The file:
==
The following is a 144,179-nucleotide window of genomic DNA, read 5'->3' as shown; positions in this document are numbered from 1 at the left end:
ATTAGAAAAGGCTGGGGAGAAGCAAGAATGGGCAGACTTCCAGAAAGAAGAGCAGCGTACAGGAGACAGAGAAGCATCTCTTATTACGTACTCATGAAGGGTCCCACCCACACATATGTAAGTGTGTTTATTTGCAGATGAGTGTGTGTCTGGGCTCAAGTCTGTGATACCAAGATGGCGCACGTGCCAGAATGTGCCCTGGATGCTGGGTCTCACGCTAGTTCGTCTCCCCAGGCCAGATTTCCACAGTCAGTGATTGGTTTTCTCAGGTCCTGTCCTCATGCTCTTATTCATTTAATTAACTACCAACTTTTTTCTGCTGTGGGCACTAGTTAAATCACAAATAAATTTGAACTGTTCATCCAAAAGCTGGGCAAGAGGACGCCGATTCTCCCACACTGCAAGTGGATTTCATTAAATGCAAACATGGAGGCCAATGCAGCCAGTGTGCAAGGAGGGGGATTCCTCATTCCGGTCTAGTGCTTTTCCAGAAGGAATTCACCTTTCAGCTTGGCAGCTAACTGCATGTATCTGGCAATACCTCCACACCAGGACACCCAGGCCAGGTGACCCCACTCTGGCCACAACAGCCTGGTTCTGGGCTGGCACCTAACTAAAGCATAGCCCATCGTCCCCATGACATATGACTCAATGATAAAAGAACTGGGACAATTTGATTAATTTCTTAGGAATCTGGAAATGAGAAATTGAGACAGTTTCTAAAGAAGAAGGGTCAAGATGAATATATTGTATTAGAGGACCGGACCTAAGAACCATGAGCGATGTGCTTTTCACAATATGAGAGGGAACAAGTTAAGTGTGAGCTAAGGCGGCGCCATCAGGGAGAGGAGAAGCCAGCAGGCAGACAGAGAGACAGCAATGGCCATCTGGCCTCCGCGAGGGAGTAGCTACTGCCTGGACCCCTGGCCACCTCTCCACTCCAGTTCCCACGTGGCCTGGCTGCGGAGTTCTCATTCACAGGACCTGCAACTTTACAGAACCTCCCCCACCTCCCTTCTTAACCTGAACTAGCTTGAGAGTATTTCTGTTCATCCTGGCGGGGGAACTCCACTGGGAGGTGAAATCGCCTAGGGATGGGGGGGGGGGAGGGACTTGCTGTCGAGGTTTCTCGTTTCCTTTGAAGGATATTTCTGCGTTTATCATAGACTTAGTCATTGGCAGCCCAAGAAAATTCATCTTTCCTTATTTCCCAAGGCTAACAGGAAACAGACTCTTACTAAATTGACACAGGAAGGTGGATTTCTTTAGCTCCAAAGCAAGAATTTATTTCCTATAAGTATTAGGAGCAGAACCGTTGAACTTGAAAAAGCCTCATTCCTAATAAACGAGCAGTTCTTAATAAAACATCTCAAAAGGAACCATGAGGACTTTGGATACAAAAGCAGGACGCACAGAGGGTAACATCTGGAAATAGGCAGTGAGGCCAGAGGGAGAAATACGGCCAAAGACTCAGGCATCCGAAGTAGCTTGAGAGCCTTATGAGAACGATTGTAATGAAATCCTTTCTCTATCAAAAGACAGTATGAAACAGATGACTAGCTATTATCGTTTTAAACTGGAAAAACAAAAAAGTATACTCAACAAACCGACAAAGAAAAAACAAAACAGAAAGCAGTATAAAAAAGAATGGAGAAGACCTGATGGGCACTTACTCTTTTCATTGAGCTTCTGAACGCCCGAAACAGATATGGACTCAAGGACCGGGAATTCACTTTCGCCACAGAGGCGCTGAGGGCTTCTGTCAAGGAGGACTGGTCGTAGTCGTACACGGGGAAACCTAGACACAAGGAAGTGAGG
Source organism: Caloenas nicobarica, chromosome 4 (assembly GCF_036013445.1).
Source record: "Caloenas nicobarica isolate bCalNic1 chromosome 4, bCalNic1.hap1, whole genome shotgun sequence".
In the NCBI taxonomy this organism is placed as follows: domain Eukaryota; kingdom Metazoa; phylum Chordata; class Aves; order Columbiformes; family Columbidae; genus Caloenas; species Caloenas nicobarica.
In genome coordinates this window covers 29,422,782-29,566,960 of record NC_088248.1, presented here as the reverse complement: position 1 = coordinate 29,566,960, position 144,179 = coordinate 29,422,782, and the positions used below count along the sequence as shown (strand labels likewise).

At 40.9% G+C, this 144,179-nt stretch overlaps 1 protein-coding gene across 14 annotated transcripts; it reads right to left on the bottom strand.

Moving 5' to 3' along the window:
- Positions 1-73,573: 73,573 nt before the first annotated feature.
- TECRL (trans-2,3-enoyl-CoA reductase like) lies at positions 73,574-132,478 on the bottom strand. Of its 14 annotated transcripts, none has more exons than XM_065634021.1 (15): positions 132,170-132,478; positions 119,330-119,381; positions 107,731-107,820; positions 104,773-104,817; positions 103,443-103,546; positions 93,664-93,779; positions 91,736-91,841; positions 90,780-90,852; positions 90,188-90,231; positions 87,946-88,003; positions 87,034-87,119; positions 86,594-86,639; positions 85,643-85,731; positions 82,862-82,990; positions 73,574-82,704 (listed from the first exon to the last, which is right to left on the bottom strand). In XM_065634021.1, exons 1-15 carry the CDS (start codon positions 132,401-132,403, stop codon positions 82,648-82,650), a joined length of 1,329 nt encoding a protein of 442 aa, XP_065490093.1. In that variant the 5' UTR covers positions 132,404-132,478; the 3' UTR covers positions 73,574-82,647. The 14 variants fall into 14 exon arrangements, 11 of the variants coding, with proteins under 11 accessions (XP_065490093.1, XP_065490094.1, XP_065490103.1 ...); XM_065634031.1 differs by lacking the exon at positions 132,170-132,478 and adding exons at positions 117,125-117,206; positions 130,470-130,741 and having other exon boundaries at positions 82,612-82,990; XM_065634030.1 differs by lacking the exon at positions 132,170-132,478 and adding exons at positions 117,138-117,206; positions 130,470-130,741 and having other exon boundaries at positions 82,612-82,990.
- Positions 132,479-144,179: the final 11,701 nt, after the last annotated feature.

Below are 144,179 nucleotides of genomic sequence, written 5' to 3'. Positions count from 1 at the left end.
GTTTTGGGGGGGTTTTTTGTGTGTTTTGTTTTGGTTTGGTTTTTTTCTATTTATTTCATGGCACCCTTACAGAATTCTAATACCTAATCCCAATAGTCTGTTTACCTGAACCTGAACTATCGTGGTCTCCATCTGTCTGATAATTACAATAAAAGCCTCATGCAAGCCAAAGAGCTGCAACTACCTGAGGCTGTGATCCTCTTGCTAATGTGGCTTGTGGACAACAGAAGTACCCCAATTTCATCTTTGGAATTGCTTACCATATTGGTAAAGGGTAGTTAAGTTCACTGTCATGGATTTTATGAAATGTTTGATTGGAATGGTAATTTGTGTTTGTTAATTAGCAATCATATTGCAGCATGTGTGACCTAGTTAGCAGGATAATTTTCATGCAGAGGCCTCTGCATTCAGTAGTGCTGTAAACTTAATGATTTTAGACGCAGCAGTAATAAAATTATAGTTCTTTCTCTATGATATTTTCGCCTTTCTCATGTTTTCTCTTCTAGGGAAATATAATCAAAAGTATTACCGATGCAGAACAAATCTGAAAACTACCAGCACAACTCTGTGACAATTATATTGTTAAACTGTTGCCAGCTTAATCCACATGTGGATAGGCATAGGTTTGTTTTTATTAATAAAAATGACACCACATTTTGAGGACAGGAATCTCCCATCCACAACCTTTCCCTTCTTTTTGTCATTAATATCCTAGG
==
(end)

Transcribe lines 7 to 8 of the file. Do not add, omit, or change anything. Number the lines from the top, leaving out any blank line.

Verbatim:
At 40.9% G+C, this 144,179-nt stretch overlaps 1 protein-coding gene across 14 annotated transcripts; it reads right to left on the bottom strand.

Moving 5' to 3' along the window: